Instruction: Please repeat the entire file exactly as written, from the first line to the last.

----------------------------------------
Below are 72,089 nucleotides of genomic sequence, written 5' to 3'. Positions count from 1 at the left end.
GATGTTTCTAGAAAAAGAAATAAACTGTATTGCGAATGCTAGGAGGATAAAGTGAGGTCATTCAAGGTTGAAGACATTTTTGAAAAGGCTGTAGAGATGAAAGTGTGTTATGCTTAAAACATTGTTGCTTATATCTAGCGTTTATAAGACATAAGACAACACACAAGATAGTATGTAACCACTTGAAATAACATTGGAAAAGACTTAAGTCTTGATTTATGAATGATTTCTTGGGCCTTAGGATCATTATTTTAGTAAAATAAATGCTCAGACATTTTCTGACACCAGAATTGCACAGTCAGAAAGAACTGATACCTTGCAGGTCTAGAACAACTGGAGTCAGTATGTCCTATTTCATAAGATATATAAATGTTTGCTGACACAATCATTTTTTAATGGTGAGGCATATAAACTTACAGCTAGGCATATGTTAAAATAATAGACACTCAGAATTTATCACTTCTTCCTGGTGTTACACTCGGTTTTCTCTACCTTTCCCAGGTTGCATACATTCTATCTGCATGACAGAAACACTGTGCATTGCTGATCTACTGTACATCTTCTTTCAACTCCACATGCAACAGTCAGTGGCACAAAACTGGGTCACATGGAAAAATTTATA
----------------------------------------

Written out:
Below are 72,089 nucleotides of genomic sequence, written 5' to 3'. Positions count from 1 at the left end.
GATGTTTCTAGAAAAAGAAATAAACTGTATTGCGAATGCTAGGAGGATAAAGTGAGGTCATTCAAGGTTGAAGACATTTTTGAAAAGGCTGTAGAGATGAAAGTGTGTTATGCTTAAAACATTGTTGCTTATATCTAGCGTTTATAAGACATAAGACAACACACAAGATAGTATGTAACCACTTGAAATAACATTGGAAAAGACTTAAGTCTTGATTTATGAATGATTTCTTGGGCCTTAGGATCATTATTTTAGTAAAATAAATGCTCAGACATTTTCTGACACCAGAATTGCACAGTCAGAAAGAACTGATACCTTGCAGGTCTAGAACAACTGGAGTCAGTATGTCCTATTTCATAAGATATATAAATGTTTGCTGACACAATCATTTTTTAATGGTGAGGCATATAAACTTACAGCTAGGCATATGTTAAAATAATAGACACTCAGAATTTATCACTTCTTCCTGGTGTTACACTCGGTTTTCTCTACCTTTCCCAGGTTGCATACATTCTATCTGCATGACAGAAACACTGTGCATTGCTGATCTACTGTACATCTTCTTTCAACTCCACATGCAACAGTCAGTGGCACAAAACTGGGTCACATGGAAAAATTTATA